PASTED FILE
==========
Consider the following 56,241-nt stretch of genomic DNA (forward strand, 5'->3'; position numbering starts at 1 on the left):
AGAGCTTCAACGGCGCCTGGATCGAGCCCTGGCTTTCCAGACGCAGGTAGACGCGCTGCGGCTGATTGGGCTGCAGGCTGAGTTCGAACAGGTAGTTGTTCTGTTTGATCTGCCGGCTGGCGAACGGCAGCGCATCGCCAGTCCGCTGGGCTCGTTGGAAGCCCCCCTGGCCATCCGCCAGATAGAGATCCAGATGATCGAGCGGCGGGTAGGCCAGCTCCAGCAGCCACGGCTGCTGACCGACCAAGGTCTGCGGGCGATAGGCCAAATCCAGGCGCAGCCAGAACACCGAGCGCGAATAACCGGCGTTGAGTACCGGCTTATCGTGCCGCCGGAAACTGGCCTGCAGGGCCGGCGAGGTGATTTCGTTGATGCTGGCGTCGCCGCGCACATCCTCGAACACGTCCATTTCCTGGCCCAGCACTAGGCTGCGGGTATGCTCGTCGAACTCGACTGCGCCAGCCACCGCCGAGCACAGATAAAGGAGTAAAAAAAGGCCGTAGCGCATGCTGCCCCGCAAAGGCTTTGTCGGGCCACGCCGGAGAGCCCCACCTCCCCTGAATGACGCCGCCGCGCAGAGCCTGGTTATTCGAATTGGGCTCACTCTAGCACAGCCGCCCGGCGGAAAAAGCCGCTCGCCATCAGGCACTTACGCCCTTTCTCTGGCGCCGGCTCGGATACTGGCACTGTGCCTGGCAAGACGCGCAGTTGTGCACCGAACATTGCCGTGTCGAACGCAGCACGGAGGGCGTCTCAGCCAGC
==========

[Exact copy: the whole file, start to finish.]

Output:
Consider the following 56,241-nt stretch of genomic DNA (forward strand, 5'->3'; position numbering starts at 1 on the left):
AGAGCTTCAACGGCGCCTGGATCGAGCCCTGGCTTTCCAGACGCAGGTAGACGCGCTGCGGCTGATTGGGCTGCAGGCTGAGTTCGAACAGGTAGTTGTTCTGTTTGATCTGCCGGCTGGCGAACGGCAGCGCATCGCCAGTCCGCTGGGCTCGTTGGAAGCCCCCCTGGCCATCCGCCAGATAGAGATCCAGATGATCGAGCGGCGGGTAGGCCAGCTCCAGCAGCCACGGCTGCTGACCGACCAAGGTCTGCGGGCGATAGGCCAAATCCAGGCGCAGCCAGAACACCGAGCGCGAATAACCGGCGTTGAGTACCGGCTTATCGTGCCGCCGGAAACTGGCCTGCAGGGCCGGCGAGGTGATTTCGTTGATGCTGGCGTCGCCGCGCACATCCTCGAACACGTCCATTTCCTGGCCCAGCACTAGGCTGCGGGTATGCTCGTCGAACTCGACTGCGCCAGCCACCGCCGAGCACAGATAAAGGAGTAAAAAAAGGCCGTAGCGCATGCTGCCCCGCAAAGGCTTTGTCGGGCCACGCCGGAGAGCCCCACCTCCCCTGAATGACGCCGCCGCGCAGAGCCTGGTTATTCGAATTGGGCTCACTCTAGCACAGCCGCCCGGCGGAAAAAGCCGCTCGCCATCAGGCACTTACGCCCTTTCTCTGGCGCCGGCTCGGATACTGGCACTGTGCCTGGCAAGACGCGCAGTTGTGCACCGAACATTGCCGTGTCGAACGCAGCACGGAGGGCGTCTCAGCCAGC